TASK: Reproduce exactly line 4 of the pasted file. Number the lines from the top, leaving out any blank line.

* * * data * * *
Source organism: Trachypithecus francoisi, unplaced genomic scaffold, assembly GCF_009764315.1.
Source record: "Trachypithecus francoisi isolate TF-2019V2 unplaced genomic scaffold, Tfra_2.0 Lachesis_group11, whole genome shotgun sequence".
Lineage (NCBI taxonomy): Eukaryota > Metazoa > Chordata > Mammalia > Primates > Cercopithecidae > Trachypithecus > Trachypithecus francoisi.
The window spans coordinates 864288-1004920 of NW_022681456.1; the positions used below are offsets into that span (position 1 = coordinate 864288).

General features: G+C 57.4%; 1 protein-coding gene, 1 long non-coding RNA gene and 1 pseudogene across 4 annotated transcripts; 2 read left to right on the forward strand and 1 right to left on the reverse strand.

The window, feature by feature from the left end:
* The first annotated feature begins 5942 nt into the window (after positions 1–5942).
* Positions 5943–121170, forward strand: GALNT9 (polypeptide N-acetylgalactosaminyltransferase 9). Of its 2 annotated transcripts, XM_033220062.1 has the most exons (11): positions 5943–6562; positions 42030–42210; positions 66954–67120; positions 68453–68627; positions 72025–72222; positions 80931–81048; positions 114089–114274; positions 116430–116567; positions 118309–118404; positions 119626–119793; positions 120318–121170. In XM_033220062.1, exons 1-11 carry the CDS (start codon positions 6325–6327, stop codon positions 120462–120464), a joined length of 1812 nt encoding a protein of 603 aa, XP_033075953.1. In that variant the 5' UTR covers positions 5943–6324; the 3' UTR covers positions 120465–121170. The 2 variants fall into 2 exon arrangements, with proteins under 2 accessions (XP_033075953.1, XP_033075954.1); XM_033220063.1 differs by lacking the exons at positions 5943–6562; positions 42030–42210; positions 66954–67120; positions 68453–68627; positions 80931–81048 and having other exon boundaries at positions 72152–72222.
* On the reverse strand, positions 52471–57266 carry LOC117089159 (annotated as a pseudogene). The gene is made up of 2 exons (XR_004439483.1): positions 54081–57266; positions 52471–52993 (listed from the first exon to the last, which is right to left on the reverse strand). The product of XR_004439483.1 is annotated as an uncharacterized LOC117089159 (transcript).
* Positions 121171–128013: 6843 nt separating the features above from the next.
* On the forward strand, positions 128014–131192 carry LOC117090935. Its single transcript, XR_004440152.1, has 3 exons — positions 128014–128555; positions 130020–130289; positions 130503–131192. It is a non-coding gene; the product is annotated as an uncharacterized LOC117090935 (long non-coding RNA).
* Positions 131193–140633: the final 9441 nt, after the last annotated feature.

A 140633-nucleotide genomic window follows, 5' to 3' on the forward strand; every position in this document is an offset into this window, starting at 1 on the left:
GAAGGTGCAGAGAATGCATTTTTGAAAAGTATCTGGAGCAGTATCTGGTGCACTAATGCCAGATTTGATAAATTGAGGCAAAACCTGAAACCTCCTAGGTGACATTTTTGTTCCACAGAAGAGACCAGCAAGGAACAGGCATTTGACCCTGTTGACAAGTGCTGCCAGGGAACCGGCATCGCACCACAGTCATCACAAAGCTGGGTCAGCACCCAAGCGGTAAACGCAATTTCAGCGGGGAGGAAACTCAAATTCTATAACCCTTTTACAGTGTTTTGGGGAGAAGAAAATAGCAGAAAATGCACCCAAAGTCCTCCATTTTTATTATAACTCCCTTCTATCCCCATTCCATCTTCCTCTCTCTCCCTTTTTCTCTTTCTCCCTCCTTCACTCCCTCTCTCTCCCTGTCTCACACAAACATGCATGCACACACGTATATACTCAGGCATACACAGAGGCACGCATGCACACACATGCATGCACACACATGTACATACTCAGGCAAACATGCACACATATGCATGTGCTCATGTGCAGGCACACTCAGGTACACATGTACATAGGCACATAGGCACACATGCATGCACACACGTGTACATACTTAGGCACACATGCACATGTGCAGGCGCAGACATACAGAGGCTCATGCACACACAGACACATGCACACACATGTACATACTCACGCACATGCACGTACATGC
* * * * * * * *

The window spans coordinates 864288-1004920 of NW_022681456.1; the positions used below are offsets into that span (position 1 = coordinate 864288).